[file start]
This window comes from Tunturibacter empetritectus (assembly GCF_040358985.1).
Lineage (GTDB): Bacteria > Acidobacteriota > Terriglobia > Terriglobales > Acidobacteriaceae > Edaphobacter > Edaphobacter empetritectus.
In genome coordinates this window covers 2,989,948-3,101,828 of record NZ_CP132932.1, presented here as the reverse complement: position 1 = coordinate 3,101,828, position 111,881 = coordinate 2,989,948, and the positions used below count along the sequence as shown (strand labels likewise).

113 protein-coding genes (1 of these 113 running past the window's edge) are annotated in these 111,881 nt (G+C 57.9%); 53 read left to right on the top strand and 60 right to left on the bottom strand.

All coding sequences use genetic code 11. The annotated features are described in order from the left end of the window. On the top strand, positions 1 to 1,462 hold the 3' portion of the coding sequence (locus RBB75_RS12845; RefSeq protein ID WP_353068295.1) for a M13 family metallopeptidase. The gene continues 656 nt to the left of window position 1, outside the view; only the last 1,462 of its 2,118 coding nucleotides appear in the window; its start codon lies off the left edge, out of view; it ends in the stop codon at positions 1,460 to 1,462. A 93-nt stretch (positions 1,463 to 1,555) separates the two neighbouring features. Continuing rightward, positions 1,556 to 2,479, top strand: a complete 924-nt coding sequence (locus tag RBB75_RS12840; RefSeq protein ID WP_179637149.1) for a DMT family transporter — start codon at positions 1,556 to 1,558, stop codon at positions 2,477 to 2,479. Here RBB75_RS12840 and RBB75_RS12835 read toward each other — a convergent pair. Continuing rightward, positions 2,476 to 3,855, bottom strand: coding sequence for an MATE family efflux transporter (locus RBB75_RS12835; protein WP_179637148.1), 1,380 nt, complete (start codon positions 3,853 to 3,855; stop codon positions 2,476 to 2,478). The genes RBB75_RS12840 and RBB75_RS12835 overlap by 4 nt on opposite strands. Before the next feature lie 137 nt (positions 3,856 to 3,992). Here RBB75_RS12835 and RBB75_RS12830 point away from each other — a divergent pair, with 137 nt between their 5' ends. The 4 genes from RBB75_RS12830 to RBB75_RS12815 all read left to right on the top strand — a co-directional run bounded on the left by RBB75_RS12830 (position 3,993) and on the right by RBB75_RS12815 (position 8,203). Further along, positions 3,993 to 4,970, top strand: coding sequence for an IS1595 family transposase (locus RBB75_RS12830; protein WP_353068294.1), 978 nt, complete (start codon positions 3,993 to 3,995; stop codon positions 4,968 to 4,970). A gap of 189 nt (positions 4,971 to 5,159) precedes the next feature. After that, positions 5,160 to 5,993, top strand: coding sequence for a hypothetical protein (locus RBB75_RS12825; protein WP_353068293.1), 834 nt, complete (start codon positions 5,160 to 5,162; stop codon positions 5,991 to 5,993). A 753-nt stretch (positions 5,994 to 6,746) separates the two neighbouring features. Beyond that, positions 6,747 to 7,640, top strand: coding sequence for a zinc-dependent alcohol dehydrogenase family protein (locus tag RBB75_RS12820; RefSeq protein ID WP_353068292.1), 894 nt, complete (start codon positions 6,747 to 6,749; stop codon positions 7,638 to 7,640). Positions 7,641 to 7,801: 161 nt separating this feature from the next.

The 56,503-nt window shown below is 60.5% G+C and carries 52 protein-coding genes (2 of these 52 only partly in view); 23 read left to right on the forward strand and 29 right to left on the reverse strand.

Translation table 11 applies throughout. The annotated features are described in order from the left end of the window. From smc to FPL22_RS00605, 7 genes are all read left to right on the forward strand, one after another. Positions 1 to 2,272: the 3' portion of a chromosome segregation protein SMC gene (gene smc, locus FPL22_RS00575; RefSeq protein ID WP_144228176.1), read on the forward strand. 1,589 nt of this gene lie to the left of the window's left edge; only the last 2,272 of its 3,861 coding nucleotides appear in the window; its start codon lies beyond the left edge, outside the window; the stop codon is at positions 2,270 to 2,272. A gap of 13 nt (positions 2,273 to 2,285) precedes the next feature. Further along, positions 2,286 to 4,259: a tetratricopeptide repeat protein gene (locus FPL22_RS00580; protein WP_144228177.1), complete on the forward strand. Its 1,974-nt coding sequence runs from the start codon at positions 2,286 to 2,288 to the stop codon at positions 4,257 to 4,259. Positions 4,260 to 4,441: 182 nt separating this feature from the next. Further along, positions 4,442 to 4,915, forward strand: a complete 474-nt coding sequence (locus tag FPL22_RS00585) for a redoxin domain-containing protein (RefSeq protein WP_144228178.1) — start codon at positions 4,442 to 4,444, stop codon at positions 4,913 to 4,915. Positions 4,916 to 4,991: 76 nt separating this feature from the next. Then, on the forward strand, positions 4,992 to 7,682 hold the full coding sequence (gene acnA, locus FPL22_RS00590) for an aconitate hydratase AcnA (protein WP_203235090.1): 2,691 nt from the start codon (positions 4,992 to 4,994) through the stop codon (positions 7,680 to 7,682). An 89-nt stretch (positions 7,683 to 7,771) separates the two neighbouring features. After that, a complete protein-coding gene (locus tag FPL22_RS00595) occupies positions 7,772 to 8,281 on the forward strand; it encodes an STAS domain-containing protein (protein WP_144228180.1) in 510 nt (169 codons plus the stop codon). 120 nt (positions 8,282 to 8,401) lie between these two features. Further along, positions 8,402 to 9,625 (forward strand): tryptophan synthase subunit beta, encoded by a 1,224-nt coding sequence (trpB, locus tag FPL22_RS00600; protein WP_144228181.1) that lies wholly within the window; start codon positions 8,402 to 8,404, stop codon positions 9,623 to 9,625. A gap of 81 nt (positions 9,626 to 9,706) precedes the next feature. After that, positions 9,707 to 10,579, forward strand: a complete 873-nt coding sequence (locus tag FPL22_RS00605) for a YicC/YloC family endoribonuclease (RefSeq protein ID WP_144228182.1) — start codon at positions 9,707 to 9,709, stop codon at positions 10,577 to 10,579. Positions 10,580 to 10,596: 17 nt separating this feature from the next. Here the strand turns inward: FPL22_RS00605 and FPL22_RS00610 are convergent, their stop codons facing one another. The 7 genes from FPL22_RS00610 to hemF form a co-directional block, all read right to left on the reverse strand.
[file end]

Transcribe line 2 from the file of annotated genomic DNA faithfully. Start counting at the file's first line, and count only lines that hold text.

Lineage (GTDB): Bacteria > Acidobacteriota > Terriglobia > Terriglobales > Acidobacteriaceae > Edaphobacter > Edaphobacter empetritectus.